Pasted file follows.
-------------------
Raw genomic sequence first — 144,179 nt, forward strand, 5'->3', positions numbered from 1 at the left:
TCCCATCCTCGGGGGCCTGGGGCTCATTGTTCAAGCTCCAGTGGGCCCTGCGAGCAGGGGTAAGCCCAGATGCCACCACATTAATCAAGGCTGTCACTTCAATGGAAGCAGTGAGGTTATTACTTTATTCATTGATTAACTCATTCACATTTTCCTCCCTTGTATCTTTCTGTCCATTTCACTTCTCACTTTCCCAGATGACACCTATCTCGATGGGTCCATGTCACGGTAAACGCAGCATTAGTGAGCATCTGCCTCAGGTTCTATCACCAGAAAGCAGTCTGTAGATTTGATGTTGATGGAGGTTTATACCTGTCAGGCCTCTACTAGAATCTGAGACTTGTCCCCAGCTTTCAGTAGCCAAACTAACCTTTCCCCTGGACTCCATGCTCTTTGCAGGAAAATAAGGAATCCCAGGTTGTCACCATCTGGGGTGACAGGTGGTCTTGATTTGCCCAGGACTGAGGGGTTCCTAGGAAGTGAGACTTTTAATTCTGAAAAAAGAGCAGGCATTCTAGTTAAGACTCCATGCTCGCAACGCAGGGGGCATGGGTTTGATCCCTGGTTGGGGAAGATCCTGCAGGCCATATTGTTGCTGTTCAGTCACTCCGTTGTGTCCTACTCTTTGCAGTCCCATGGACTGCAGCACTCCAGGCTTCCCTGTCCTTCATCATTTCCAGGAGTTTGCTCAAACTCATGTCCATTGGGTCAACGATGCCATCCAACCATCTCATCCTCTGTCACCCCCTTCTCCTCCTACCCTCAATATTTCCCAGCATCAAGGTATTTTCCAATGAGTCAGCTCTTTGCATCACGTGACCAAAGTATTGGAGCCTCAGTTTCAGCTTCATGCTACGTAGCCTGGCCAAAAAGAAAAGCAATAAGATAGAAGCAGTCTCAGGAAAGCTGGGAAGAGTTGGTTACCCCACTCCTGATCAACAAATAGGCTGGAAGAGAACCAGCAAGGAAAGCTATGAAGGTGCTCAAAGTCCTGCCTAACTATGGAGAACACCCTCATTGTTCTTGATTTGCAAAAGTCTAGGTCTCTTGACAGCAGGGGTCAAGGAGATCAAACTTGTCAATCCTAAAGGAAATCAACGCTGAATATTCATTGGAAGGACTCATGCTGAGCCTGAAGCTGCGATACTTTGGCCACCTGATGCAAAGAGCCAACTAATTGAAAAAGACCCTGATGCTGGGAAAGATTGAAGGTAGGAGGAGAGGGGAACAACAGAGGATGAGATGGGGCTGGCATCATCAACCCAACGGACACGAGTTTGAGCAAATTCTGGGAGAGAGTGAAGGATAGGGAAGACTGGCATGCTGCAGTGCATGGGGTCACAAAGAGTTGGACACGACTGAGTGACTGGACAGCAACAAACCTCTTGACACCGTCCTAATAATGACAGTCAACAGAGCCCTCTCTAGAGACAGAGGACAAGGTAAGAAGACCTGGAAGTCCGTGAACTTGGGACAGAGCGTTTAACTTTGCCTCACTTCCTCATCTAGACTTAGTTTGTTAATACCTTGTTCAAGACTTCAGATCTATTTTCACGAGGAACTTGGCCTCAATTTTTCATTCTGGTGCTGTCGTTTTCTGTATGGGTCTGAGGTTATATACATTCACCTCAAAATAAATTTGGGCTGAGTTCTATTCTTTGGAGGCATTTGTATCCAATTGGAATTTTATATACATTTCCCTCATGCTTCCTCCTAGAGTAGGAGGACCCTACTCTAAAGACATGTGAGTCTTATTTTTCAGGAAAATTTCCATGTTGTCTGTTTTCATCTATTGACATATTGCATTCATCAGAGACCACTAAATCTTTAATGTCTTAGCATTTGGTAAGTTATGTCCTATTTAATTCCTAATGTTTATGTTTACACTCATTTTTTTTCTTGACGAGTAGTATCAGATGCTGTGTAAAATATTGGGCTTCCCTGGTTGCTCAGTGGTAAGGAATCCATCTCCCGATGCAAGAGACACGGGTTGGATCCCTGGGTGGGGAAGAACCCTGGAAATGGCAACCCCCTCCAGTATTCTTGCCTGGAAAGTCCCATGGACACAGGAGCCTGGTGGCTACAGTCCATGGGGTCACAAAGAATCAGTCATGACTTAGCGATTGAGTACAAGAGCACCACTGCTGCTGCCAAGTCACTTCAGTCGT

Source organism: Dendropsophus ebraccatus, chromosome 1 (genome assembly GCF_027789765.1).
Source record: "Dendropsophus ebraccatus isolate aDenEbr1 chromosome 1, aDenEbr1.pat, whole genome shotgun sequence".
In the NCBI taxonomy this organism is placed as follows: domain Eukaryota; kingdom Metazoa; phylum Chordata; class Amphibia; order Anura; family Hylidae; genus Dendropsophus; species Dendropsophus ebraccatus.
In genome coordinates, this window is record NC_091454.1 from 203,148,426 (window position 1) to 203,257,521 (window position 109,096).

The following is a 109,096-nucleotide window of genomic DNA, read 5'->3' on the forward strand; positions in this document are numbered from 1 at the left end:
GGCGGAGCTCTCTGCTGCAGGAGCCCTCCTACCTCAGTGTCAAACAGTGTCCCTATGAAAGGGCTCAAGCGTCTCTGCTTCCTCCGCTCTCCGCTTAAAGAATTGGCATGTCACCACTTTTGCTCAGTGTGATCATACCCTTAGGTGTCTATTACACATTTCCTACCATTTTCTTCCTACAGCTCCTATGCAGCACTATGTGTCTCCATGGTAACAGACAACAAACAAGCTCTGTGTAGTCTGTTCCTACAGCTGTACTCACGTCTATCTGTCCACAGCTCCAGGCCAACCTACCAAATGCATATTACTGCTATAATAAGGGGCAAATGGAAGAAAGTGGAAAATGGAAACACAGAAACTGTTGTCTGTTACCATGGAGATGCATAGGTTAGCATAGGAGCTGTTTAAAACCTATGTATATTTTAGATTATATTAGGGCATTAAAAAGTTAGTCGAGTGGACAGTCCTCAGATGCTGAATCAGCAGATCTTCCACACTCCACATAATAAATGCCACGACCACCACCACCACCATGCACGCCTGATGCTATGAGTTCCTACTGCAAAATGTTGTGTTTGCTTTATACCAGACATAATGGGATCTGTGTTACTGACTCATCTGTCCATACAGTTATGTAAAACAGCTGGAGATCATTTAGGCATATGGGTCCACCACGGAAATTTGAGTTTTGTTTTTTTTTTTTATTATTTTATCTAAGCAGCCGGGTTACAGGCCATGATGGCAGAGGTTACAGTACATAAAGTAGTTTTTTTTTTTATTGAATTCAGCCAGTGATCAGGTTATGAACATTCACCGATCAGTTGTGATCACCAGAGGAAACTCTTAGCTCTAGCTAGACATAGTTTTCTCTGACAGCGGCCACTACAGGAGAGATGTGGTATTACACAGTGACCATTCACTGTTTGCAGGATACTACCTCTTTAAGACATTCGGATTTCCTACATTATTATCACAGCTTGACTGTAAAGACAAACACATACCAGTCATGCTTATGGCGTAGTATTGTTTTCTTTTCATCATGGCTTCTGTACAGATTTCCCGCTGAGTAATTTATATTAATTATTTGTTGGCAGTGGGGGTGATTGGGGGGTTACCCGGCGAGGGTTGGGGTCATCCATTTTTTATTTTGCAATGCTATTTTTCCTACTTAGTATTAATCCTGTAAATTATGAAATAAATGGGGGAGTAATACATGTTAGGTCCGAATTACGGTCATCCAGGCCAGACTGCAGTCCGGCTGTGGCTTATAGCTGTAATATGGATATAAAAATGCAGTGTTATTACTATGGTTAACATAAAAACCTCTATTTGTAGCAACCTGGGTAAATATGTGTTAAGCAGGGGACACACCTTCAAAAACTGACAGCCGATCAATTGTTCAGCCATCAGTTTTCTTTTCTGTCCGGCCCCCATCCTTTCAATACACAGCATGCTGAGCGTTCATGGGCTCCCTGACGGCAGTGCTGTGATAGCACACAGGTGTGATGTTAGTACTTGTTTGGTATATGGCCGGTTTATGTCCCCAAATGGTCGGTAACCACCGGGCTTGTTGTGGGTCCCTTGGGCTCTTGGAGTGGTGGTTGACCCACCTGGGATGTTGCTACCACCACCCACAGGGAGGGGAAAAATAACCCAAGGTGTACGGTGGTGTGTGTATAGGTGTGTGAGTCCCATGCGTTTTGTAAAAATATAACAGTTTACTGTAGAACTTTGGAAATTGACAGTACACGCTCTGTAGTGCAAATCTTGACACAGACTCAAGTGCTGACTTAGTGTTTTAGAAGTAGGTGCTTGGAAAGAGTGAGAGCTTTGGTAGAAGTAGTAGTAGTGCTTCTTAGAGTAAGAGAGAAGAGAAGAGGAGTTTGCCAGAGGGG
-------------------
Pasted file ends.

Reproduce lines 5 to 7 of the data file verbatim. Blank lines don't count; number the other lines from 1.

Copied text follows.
In the NCBI taxonomy this organism is placed as follows: domain Eukaryota; kingdom Metazoa; phylum Chordata; class Amphibia; order Anura; family Hylidae; genus Dendropsophus; species Dendropsophus ebraccatus.
In genome coordinates, this window is record NC_091454.1 from 203,148,426 (window position 1) to 203,257,521 (window position 109,096).

The following is a 109,096-nucleotide window of genomic DNA, read 5'->3' on the forward strand; positions in this document are numbered from 1 at the left end: